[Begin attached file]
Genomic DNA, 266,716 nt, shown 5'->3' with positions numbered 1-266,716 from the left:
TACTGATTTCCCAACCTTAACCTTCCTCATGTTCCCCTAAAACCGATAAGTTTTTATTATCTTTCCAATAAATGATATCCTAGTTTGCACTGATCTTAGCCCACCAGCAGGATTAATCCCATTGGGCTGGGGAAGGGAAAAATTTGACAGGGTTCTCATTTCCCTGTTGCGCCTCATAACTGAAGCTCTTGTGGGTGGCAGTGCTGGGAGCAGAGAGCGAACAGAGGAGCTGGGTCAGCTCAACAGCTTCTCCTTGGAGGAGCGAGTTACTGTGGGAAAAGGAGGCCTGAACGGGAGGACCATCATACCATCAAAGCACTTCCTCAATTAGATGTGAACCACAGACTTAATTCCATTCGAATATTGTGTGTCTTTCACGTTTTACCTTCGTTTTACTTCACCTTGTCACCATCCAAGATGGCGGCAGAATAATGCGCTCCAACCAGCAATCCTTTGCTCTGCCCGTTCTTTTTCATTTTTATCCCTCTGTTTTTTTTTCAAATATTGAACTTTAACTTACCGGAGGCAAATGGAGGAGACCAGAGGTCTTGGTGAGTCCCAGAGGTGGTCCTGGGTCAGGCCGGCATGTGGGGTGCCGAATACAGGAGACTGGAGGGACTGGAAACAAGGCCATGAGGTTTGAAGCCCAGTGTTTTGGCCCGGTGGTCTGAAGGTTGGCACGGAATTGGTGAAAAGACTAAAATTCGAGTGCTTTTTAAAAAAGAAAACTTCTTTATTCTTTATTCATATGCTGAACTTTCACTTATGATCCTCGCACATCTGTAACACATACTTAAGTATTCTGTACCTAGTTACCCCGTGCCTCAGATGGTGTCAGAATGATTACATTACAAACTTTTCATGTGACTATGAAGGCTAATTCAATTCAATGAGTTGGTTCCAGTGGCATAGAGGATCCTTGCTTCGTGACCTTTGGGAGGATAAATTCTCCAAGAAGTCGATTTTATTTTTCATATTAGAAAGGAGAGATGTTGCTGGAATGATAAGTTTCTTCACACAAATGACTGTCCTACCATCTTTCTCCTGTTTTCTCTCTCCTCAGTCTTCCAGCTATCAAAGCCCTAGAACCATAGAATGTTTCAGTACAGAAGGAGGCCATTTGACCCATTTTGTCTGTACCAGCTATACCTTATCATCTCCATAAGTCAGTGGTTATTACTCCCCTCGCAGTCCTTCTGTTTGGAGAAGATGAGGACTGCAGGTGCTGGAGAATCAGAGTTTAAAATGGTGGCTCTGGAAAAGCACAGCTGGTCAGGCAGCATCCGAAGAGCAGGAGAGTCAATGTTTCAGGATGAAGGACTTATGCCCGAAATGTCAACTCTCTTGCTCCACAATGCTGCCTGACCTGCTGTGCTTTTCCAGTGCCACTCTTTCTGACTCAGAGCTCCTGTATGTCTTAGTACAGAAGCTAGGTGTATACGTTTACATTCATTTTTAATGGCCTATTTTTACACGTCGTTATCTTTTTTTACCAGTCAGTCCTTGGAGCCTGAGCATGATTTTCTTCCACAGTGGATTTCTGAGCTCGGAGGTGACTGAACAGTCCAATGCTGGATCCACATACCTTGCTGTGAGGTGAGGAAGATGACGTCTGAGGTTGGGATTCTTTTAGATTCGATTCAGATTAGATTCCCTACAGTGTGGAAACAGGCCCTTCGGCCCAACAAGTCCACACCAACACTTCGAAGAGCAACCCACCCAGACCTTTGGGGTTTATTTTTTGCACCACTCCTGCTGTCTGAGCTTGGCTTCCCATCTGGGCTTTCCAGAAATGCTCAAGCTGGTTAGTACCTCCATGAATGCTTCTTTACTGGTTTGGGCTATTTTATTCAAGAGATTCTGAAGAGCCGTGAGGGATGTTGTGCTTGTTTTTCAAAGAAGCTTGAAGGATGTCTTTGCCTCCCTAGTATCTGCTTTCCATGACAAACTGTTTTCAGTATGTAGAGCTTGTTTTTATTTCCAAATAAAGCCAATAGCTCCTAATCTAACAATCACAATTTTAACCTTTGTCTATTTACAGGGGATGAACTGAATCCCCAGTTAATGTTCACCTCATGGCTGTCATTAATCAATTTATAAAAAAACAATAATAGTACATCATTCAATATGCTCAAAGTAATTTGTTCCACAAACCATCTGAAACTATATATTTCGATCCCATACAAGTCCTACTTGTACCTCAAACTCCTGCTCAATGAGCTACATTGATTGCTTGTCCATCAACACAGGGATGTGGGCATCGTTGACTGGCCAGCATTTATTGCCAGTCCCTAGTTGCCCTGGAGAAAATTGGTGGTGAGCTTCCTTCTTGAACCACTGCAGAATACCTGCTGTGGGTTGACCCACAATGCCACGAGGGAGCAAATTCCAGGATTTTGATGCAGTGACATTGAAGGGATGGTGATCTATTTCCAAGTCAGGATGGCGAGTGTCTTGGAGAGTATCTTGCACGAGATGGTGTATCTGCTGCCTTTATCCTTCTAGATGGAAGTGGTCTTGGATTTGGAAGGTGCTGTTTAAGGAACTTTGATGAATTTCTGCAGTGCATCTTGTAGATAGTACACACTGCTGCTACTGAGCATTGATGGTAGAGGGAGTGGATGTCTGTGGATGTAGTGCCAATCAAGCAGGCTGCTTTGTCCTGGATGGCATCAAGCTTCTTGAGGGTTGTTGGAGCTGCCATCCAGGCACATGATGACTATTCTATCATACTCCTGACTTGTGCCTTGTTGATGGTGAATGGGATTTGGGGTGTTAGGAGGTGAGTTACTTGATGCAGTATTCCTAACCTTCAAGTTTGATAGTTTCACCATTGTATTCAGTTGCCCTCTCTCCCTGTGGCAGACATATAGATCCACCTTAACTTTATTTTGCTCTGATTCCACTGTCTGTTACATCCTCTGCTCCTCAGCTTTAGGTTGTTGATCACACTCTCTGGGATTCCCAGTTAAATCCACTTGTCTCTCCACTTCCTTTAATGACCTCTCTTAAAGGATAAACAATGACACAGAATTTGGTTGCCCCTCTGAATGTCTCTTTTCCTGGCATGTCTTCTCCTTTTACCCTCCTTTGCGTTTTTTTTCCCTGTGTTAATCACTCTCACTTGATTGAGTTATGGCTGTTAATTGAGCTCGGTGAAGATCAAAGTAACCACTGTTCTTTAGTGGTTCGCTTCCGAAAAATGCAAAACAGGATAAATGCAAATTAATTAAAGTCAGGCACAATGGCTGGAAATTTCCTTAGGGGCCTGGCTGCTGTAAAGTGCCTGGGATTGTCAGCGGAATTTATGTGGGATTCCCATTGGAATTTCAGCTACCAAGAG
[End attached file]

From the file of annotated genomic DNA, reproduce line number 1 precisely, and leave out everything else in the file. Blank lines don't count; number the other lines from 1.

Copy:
Genomic DNA, 266,716 nt, shown 5'->3' with positions numbered 1-266,716 from the left: